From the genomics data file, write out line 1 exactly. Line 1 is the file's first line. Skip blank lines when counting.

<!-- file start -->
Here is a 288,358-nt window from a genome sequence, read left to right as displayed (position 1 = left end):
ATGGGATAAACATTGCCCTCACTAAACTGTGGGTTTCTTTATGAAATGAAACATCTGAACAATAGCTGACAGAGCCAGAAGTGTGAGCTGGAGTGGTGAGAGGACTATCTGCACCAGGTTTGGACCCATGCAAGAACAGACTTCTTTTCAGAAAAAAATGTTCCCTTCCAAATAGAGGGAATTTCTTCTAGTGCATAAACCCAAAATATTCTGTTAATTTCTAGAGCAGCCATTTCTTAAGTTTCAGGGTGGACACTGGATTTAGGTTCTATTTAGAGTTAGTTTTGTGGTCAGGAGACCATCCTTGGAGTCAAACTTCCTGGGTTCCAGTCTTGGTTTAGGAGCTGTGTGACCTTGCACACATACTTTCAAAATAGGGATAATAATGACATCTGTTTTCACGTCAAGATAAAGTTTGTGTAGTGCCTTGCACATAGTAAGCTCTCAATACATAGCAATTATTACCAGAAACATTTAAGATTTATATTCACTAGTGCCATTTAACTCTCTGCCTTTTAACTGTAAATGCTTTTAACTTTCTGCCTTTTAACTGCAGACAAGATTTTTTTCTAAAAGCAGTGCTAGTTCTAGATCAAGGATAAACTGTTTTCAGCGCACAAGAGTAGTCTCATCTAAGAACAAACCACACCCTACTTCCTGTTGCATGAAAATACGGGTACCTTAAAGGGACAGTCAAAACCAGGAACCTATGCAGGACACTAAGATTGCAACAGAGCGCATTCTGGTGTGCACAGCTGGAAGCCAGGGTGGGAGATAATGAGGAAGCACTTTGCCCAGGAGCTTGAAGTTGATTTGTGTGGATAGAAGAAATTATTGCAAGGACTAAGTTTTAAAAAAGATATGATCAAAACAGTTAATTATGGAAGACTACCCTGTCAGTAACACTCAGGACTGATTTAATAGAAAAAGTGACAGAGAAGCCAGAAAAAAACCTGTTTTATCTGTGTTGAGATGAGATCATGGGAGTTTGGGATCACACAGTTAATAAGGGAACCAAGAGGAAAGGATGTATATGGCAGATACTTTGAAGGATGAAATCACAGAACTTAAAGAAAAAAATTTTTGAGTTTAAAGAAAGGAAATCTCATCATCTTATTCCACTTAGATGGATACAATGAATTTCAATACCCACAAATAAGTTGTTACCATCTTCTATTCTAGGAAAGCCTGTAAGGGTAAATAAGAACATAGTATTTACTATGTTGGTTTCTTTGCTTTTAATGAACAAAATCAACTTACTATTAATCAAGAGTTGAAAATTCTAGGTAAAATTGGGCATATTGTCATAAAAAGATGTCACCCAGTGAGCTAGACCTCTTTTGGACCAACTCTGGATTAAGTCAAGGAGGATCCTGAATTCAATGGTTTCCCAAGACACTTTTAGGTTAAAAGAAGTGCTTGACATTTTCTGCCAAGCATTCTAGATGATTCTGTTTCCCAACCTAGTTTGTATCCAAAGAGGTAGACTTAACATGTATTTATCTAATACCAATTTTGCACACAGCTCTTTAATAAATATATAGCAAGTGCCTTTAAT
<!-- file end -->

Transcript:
Here is a 288,358-nt window from a genome sequence, read left to right as displayed (position 1 = left end):